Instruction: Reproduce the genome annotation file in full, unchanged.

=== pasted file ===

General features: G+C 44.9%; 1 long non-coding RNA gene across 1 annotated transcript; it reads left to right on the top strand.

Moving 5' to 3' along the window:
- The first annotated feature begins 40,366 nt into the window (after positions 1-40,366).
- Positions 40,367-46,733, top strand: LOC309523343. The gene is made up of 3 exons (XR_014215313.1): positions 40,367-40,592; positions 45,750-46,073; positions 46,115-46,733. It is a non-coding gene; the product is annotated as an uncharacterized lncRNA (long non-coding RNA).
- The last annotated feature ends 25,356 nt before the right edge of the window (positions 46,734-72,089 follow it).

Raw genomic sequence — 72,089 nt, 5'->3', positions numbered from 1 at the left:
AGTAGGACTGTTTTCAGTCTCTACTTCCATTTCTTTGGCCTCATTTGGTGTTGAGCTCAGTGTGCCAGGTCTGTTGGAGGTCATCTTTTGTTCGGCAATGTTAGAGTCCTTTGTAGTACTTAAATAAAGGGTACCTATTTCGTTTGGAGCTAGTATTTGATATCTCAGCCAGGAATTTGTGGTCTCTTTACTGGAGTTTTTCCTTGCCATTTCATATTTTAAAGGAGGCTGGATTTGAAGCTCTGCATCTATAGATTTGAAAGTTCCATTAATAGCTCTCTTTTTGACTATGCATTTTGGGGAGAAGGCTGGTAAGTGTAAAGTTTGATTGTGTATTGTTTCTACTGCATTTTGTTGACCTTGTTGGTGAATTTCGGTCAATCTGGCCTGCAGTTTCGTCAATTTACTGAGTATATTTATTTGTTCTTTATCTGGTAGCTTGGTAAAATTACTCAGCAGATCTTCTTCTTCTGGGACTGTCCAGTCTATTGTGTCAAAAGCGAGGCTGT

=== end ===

General features: G+C 44.9%; 1 long non-coding RNA gene across 1 annotated transcript; it reads left to right on the top strand.

Moving 5' to 3' along the window:
- The first annotated feature begins 40,366 nt into the window (after positions 1-40,366).
- Positions 40,367-46,733, top strand: LOC309523343. The gene is made up of 3 exons (XR_014215313.1): positions 40,367-40,592; positions 45,750-46,073; positions 46,115-46,733. It is a non-coding gene; the product is annotated as an uncharacterized lncRNA (long non-coding RNA).
- The last annotated feature ends 25,356 nt before the right edge of the window (positions 46,734-72,089 follow it).

Raw genomic sequence — 72,089 nt, 5'->3', positions numbered from 1 at the left:
AGTAGGACTGTTTTCAGTCTCTACTTCCATTTCTTTGGCCTCATTTGGTGTTGAGCTCAGTGTGCCAGGTCTGTTGGAGGTCATCTTTTGTTCGGCAATGTTAGAGTCCTTTGTAGTACTTAAATAAAGGGTACCTATTTCGTTTGGAGCTAGTATTTGATATCTCAGCCAGGAATTTGTGGTCTCTTTACTGGAGTTTTTCCTTGCCATTTCATATTTTAAAGGAGGCTGGATTTGAAGCTCTGCATCTATAGATTTGAAAGTTCCATTAATAGCTCTCTTTTTGACTATGCATTTTGGGGAGAAGGCTGGTAAGTGTAAAGTTTGATTGTGTATTGTTTCTACTGCATTTTGTTGACCTTGTTGGTGAATTTCGGTCAATCTGGCCTGCAGTTTCGTCAATTTACTGAGTATATTTATTTGTTCTTTATCTGGTAGCTTGGTAAAATTACTCAGCAGATCTTCTTCTTCTGGGACTGTCCAGTCTATTGTGTCAAAAGCGAGGCTGT